Infraorbital Nerve
Get Infraorbital Nerve essential facts below. View Videos or join the Infraorbital Nerve discussion. Add Infraorbital Nerve to your topic list for future reference or share this resource on social media.
Infraorbital Nerve
Infraorbital nerve
Left orbicularis oculi, seen from behind. (Infraorbital nerve labeled at lower left.)
Sensory areas of the head, showing the general distribution of the three divisions of the fifth nerve. (Infraorbital nerve labeled at center left, at the nose.)
From maxillary nerve
Latin Nervus infraorbitalis
TA A14.2.01.059
FMA 52978
Anatomical terms of neuroanatomy

After the maxillary nerve enters the infraorbital canal, the nerve is frequently called the infraorbital nerve. This nerve innervates (sensory) the lower eyelid, upper lip, and part of the nasal vestibule and exits the infraorbital foramen of the maxilla. There is a cross innervation of this nerve on the other side of jaw.[]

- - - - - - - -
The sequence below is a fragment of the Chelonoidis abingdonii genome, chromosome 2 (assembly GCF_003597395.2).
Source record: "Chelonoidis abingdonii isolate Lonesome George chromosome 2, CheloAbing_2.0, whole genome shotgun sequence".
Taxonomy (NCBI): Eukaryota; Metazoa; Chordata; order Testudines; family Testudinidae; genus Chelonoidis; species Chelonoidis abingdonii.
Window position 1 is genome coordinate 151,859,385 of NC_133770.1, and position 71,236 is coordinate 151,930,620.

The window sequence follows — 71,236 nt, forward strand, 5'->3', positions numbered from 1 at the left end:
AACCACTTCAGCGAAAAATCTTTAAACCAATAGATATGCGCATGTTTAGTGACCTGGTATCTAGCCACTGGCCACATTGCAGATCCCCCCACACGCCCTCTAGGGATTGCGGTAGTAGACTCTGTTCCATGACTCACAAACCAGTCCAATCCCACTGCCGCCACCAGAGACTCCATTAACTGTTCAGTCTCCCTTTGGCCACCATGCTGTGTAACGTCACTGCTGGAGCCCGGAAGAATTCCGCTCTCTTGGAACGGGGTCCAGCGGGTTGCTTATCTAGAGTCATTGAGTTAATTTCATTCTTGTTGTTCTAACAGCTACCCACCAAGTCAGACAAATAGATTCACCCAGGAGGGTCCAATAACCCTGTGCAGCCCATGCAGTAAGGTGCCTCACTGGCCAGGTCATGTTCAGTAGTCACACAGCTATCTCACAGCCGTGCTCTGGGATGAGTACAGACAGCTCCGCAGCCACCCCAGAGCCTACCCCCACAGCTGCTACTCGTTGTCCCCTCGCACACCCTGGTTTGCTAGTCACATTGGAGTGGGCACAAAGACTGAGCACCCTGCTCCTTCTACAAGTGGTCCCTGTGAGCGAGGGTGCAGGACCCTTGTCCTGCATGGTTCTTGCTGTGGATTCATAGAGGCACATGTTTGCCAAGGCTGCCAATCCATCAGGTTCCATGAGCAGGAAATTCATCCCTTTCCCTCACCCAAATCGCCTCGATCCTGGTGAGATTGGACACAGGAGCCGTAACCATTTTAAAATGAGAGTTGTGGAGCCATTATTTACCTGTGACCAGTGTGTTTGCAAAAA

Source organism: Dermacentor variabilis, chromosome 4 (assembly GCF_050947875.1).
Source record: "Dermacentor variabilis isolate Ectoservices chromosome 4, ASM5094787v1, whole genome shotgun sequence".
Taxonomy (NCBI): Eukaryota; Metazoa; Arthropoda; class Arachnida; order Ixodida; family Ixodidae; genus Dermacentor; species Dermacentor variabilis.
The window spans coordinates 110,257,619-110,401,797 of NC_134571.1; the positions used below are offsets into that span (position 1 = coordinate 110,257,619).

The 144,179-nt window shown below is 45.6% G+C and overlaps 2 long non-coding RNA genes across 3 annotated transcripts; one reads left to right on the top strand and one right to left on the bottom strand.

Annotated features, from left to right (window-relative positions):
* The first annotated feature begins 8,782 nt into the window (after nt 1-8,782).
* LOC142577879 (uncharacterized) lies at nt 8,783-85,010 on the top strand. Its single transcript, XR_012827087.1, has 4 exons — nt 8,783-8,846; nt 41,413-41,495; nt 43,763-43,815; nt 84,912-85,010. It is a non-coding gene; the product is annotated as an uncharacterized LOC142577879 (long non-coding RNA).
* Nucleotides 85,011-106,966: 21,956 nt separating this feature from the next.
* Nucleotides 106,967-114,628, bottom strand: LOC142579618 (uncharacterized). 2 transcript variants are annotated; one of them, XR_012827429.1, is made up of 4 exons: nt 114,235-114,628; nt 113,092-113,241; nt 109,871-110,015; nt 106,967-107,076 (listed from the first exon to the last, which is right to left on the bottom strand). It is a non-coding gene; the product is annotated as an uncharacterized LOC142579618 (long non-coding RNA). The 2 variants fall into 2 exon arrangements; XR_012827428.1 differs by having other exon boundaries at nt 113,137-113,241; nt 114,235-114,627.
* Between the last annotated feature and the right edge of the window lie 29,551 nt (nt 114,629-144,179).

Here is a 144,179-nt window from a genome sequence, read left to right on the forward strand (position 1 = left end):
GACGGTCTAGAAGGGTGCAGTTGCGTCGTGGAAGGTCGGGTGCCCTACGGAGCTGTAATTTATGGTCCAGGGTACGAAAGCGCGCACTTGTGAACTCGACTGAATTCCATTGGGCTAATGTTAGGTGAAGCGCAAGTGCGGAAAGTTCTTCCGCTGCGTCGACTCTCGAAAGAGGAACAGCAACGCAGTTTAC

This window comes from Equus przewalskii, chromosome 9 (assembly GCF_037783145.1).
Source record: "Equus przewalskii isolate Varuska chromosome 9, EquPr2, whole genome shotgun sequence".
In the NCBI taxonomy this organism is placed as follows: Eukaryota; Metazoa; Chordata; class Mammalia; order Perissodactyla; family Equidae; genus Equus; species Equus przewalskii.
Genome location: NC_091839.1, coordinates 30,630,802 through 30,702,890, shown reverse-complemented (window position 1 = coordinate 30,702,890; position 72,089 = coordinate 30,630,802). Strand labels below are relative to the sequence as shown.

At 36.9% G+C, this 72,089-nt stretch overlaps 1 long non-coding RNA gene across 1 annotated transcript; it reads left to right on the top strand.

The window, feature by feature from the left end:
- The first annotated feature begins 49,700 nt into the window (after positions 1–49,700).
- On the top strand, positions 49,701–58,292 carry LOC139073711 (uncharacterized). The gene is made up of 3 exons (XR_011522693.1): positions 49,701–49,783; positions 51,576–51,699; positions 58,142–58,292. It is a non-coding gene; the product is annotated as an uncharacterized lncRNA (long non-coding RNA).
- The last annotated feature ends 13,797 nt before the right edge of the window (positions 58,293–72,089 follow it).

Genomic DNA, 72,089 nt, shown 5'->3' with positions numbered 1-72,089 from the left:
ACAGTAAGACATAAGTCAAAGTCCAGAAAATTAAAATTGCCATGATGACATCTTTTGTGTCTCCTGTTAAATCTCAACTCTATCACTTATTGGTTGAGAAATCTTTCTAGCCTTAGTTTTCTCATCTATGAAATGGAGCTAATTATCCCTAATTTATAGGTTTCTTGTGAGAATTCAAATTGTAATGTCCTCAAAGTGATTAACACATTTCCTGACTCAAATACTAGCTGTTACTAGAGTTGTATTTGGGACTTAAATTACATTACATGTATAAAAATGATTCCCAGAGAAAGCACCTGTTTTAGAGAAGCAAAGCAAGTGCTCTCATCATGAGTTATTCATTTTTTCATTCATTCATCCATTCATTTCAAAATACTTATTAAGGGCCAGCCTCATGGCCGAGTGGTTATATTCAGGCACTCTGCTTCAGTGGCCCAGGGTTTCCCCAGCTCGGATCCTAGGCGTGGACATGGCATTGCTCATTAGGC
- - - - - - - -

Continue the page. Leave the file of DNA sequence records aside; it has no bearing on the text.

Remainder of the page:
Clinical relevance

The infraorbital nerve block is a type of local anesthetic nerve block used to induce analgesia in the distribution of the nerve for whatever purpose.

After a fracture of the floor of the orbit, the infraorbital nerve may become trapped, producing an area of anaesthesia under the orbital rim.

See also

Additional images


This article incorporates text in the public domain from page 889 of the 20th edition of Gray's Anatomy (1918)

External links

  This article uses material from the Wikipedia page available here. It is released under the Creative Commons Attribution-Share-Alike License 3.0.



Top US Cities was developed using's knowledge management platform. It allows users to manage learning and research. Visit defaultLogic's other partner sites below: : Music Genres | Musicians | Musical Instruments | Music Industry